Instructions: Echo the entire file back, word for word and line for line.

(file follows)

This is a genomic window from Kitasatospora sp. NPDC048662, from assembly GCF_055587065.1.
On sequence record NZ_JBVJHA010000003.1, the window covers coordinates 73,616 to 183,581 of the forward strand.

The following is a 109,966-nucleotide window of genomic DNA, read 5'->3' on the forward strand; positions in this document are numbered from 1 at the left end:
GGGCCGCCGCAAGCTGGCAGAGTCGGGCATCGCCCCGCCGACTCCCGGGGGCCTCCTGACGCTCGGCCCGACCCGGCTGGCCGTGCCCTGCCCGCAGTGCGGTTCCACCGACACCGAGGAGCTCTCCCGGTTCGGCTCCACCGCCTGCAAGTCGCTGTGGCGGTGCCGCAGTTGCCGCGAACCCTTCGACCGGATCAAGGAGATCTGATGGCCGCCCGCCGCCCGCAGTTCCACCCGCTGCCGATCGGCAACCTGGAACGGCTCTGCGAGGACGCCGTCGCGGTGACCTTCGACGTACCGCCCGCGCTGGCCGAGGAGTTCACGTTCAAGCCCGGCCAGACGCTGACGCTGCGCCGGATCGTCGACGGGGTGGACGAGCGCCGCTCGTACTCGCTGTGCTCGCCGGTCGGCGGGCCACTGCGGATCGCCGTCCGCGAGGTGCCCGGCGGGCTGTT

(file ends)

This is a genomic window from Kitasatospora sp. NPDC048662, from assembly GCF_055587065.1.
On sequence record NZ_JBVJHA010000003.1, the window covers coordinates 73,616 to 183,581 of the forward strand.

The following is a 109,966-nucleotide window of genomic DNA, read 5'->3' on the forward strand; positions in this document are numbered from 1 at the left end:
GGGCCGCCGCAAGCTGGCAGAGTCGGGCATCGCCCCGCCGACTCCCGGGGGCCTCCTGACGCTCGGCCCGACCCGGCTGGCCGTGCCCTGCCCGCAGTGCGGTTCCACCGACACCGAGGAGCTCTCCCGGTTCGGCTCCACCGCCTGCAAGTCGCTGTGGCGGTGCCGCAGTTGCCGCGAACCCTTCGACCGGATCAAGGAGATCTGATGGCCGCCCGCCGCCCGCAGTTCCACCCGCTGCCGATCGGCAACCTGGAACGGCTCTGCGAGGACGCCGTCGCGGTGACCTTCGACGTACCGCCCGCGCTGGCCGAGGAGTTCACGTTCAAGCCCGGCCAGACGCTGACGCTGCGCCGGATCGTCGACGGGGTGGACGAGCGCCGCTCGTACTCGCTGTGCTCGCCGGTCGGCGGGCCACTGCGGATCGCCGTCCGCGAGGTGCCCGGCGGGCTGTT